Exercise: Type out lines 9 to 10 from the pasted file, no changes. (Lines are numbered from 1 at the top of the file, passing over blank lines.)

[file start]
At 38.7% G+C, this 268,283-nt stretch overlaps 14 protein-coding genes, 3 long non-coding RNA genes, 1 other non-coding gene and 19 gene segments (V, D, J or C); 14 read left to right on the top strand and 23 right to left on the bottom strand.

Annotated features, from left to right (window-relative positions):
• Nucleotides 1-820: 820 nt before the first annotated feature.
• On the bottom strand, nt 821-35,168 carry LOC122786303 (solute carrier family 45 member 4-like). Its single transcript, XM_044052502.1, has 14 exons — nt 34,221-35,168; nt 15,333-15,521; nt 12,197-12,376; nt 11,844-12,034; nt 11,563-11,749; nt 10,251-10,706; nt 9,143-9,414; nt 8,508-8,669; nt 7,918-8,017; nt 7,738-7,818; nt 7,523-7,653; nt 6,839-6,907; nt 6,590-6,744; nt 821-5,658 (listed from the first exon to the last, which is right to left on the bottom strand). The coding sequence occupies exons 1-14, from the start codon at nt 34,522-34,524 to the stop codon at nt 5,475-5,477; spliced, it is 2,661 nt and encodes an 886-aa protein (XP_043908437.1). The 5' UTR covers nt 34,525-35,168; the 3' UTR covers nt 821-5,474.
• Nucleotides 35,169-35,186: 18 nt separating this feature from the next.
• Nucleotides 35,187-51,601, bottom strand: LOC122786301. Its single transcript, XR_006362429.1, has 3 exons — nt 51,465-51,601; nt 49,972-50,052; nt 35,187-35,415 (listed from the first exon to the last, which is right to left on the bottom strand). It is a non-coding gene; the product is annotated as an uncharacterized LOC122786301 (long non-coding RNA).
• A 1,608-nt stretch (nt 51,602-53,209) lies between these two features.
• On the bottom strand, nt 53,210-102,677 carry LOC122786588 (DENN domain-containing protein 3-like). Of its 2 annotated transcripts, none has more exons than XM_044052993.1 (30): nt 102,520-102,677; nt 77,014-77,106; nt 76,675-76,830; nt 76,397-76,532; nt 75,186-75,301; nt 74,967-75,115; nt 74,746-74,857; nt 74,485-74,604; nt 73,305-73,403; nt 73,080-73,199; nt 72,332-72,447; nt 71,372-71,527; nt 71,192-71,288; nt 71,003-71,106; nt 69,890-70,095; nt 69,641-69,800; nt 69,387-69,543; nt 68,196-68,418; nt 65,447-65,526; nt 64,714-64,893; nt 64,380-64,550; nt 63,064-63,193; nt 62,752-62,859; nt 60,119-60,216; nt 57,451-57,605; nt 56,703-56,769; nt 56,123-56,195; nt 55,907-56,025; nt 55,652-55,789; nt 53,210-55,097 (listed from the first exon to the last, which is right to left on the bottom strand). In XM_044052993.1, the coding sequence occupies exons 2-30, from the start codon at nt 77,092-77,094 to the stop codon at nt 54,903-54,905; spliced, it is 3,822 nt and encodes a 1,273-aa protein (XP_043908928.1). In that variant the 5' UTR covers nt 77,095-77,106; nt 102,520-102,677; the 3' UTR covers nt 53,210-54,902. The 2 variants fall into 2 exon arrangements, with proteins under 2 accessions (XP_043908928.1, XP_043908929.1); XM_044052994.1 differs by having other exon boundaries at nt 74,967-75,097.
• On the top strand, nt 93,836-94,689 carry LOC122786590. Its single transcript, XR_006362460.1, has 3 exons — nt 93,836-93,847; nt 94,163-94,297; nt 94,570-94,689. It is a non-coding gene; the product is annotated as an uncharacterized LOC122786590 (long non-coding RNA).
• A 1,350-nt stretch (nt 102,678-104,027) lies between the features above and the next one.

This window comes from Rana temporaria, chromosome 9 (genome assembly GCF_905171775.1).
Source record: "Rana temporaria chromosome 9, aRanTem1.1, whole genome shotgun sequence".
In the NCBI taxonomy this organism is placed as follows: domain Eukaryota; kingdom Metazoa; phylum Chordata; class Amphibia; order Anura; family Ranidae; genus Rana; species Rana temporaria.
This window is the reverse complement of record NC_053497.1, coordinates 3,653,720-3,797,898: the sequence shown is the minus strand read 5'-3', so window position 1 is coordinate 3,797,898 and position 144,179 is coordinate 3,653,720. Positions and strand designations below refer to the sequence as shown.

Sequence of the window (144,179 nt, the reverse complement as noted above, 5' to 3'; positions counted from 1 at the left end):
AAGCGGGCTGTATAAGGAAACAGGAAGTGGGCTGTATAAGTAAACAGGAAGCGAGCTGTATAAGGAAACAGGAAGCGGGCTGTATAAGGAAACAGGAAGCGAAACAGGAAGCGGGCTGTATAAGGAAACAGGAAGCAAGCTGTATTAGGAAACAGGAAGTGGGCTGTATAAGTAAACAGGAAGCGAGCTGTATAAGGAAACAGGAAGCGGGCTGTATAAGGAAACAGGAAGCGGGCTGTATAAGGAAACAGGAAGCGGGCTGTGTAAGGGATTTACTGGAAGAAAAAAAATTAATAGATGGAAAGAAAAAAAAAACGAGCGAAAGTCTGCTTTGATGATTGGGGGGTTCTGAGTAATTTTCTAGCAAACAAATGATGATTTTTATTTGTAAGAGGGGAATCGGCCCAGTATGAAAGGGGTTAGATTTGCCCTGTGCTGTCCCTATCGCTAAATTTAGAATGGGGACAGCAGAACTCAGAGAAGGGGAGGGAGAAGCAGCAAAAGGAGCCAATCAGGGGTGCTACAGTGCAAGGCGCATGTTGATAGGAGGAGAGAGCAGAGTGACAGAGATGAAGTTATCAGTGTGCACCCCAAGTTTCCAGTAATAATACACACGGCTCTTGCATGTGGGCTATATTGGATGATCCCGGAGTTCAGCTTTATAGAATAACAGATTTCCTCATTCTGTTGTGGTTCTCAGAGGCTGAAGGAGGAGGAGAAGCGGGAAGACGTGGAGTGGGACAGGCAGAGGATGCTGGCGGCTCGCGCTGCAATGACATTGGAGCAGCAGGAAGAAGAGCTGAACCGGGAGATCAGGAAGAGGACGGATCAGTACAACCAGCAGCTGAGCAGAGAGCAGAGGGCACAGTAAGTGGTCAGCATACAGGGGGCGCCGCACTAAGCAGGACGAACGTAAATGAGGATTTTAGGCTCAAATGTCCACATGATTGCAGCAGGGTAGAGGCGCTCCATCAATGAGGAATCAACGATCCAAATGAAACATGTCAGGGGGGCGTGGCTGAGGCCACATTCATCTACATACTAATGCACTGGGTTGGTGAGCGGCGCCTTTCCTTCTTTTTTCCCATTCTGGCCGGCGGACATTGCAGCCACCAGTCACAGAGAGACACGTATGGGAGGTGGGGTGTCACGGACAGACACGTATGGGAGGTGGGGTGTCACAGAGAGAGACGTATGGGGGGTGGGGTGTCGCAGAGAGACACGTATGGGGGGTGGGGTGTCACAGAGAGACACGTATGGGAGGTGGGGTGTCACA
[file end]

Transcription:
• On the top strand, nt 93,836-94,689 carry LOC122786590. Its single transcript, XR_006362460.1, has 3 exons — nt 93,836-93,847; nt 94,163-94,297; nt 94,570-94,689. It is a non-coding gene; the product is annotated as an uncharacterized LOC122786590 (long non-coding RNA).
• A 1,350-nt stretch (nt 102,678-104,027) lies between the features above and the next one.